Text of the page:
Scott Hanselman

Hanselminutes Podcast 82 - 10 Foot Development for Media Center

September 22, 2007 Comment on this post [7] Posted in Microsoft | Podcast
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GreenButton My eighty-second podcast is up. Every copy of Windows Vista Home Premium and above has Media Center on it. Have you run your copy? Turns out that you can develop your own '10 foot apps' (that can be run with a remote from your couch) with Visual Studio Express or even Notepad. Scott talks to Charlie Owen to find out how.

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Check out their UI Suite of controls for ASP.NET. It's very hardcore stuff. One of the things I appreciate about Telerik is their commitment to completeness. For example, they have a page about their Right-to-Left support while some vendors have zero support, or don't bother testing. They also are committed to XHTML compliance and publish their roadmap. It's nice when your controls vendor is very transparent.

As I've said before this show comes to you with the audio expertise and stewardship of Carl Franklin. The name comes from Travis Illig, but the goal of the show is simple. Avoid wasting the listener's time. (and make the commute less boring)

Enjoy. Who knows what'll happen in the next show?

About Scott

Scott Hanselman is a former professor, former Chief Architect in finance, now speaker, consultant, father, diabetic, and Microsoft employee. He is a failed stand-up comic, a cornrower, and a book author.

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September 22, 2007 9:17
Show 82 was the best yet. I had no friggin' clue that MCE had an API, let alone its own XML dialect. Your show is always good for a "huh" but this was the first time it prompted a "whoah". These are the kind of gems that only a fully assimilated Borg insider could drum up. I'm downloading the SDK at this very moment.

Now that you're getting paid to do it, you should record Hanselminutes more frequently. Personally, I have an appetite for at least three shows a week.
September 22, 2007 14:06
Funny, I just released an MCE plugin for browsing videos, cause I was very unhappy with the performance and usability of the stock video browsing piece (on my blog) . The stock piece, can have issues caching thumbnails and I just prefer a list view for some reason.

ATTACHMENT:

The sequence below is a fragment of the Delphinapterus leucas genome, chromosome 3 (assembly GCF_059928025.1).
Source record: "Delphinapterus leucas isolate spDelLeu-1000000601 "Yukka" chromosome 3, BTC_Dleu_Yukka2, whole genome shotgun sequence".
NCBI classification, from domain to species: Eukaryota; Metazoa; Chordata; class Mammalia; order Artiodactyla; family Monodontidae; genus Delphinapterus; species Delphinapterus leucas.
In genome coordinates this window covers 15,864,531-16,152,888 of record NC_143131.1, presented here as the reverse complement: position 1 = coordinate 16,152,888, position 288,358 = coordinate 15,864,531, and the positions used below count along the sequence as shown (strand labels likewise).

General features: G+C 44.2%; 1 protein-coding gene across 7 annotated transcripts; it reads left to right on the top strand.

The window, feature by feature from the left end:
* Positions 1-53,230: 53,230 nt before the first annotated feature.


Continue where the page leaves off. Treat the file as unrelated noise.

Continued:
The thing that gets me is why Microsoft decided on building MCML instead of just providing XAML templates, styles and controls. You can still build an MCE addin as XBAP application, in fact that is what I did, but its so much work writing the control suite. You can not edit MCML pages in blend, and at the end of the day in a few years Microsoft will have to dump MCML cause there is just too much overlap between it an WPF.
September 22, 2007 22:07
I have to second the first comment. :)
I don't think there is an automatic need to cut every show at 20 minutes. If you have more to say, then make it 40 minutes or whatever the topic requires.

This episode definitely needs a sequel, maybe in the form of DNRTV.
September 25, 2007 14:05
Nice episode Scott. So when are you and the Ro-dawg getting together for some more Channel 9 action?
September 25, 2007 22:32

In the end it was all about timing with the products. MCML was pretty much created for the extender. The XBox 360 came out what 6 months before the first release of a Vista Beta. What was the state of WPF while the XBox was being built? More than likely that is when MCML was born. There is a comparable performance difference in running an add-in on an extender that was built with MCML instead of WPF. I believe Charlie hinted against these statements when Scott asked him why they created their own markup. If I was you, I would re-write your movie browser using MCML instead of WPF, if you want it to be of any use on an extender. You couldn't ask for a better experience than when hooking your XBox 360 to a Vista Media Center box and running an add-in that was built with MCML.


Since you were talking about home automation, I thought I would let you know the possibilities are endless based off what we have done. I am a software developer for a home automation software company. We created a Media Center add-in for automating your home and we built the application using standards. We use the Web Services for Devices stack for communicating with your house. We support a slew of hardware vendors. If you want to check it out, here is the link:

Great show, developers always tell me they didn't know that the MCE SDK existed when I talk to them about what I work on.

Keep up the evangelism!

September 25, 2007 23:54
What eventually became and was named MCML was born with the first version of Media Center back in 2002. :-) It has grown and matured over the years, and changed quite a bit from its original incarnation -- but the genesis of shipping a UI framework started way back when. It's been around longer than most people realize -- we just didn't make it publicly available until Windows Vista. This concludes your brief history lesson -- pop quiz tomorrow...!
September 26, 2007 0:15

Thanks for the history lesson and giving me a clue. I always thought MCML was created with Vista, because the UI differences between Media Center for XP and Media Center for Vista are so dramatic.

When we first built our add-in for Media Center, it was with Media Center for XP. Since all add-in's were html based, we created an html page and embedded an activex object to launch our application. Then when Vista came around and we got our hands on the SDK and started getting dirty with MCML, we thought it was new.

I'm ready for that quiz now!!!!

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Disclaimer: The opinions expressed herein are my own personal opinions and do not represent my employer's view in any way.